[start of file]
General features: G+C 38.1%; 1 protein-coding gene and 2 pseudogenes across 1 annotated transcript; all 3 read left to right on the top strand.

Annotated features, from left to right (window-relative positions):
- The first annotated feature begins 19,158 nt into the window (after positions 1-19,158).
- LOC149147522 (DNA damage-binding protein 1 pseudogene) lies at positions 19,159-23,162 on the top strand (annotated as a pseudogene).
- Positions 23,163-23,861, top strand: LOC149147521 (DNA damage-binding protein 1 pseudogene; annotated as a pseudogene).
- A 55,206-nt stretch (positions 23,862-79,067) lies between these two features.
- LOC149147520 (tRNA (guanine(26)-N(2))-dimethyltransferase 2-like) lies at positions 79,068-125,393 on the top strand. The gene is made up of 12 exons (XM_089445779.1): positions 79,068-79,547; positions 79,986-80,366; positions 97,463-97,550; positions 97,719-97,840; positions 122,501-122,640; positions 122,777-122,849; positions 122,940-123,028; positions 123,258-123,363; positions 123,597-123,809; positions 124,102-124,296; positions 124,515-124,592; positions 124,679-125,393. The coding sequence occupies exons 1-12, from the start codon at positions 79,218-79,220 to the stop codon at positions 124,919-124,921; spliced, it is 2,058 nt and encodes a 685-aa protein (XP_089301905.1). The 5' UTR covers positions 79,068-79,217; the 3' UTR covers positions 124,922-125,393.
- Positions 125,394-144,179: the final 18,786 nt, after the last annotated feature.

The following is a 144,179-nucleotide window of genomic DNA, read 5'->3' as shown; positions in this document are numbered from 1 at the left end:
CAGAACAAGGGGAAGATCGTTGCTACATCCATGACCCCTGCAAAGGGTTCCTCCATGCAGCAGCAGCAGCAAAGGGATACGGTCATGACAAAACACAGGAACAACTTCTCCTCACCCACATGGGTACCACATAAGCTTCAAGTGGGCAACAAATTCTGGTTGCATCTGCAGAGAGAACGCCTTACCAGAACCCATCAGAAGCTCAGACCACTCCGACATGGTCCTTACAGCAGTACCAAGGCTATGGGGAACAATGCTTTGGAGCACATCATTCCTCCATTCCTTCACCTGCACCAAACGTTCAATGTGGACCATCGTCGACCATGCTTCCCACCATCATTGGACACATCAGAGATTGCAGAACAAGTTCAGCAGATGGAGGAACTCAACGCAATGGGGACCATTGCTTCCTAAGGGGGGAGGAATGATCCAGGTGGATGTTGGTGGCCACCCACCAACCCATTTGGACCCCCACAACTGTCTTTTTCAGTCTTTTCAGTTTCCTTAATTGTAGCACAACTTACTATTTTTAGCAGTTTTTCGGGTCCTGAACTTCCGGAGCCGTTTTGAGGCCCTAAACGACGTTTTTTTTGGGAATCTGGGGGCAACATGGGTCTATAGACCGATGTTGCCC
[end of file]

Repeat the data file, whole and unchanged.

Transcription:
General features: G+C 38.1%; 1 protein-coding gene and 2 pseudogenes across 1 annotated transcript; all 3 read left to right on the top strand.

Annotated features, from left to right (window-relative positions):
- The first annotated feature begins 19,158 nt into the window (after positions 1-19,158).
- LOC149147522 (DNA damage-binding protein 1 pseudogene) lies at positions 19,159-23,162 on the top strand (annotated as a pseudogene).
- Positions 23,163-23,861, top strand: LOC149147521 (DNA damage-binding protein 1 pseudogene; annotated as a pseudogene).
- A 55,206-nt stretch (positions 23,862-79,067) lies between these two features.
- LOC149147520 (tRNA (guanine(26)-N(2))-dimethyltransferase 2-like) lies at positions 79,068-125,393 on the top strand. The gene is made up of 12 exons (XM_089445779.1): positions 79,068-79,547; positions 79,986-80,366; positions 97,463-97,550; positions 97,719-97,840; positions 122,501-122,640; positions 122,777-122,849; positions 122,940-123,028; positions 123,258-123,363; positions 123,597-123,809; positions 124,102-124,296; positions 124,515-124,592; positions 124,679-125,393. The coding sequence occupies exons 1-12, from the start codon at positions 79,218-79,220 to the stop codon at positions 124,919-124,921; spliced, it is 2,058 nt and encodes a 685-aa protein (XP_089301905.1). The 5' UTR covers positions 79,068-79,217; the 3' UTR covers positions 124,922-125,393.
- Positions 125,394-144,179: the final 18,786 nt, after the last annotated feature.

The following is a 144,179-nucleotide window of genomic DNA, read 5'->3' as shown; positions in this document are numbered from 1 at the left end:
CAGAACAAGGGGAAGATCGTTGCTACATCCATGACCCCTGCAAAGGGTTCCTCCATGCAGCAGCAGCAGCAAAGGGATACGGTCATGACAAAACACAGGAACAACTTCTCCTCACCCACATGGGTACCACATAAGCTTCAAGTGGGCAACAAATTCTGGTTGCATCTGCAGAGAGAACGCCTTACCAGAACCCATCAGAAGCTCAGACCACTCCGACATGGTCCTTACAGCAGTACCAAGGCTATGGGGAACAATGCTTTGGAGCACATCATTCCTCCATTCCTTCACCTGCACCAAACGTTCAATGTGGACCATCGTCGACCATGCTTCCCACCATCATTGGACACATCAGAGATTGCAGAACAAGTTCAGCAGATGGAGGAACTCAACGCAATGGGGACCATTGCTTCCTAAGGGGGGAGGAATGATCCAGGTGGATGTTGGTGGCCACCCACCAACCCATTTGGACCCCCACAACTGTCTTTTTCAGTCTTTTCAGTTTCCTTAATTGTAGCACAACTTACTATTTTTAGCAGTTTTTCGGGTCCTGAACTTCCGGAGCCGTTTTGAGGCCCTAAACGACGTTTTTTTTGGGAATCTGGGGGCAACATGGGTCTATAGACCGATGTTGCCC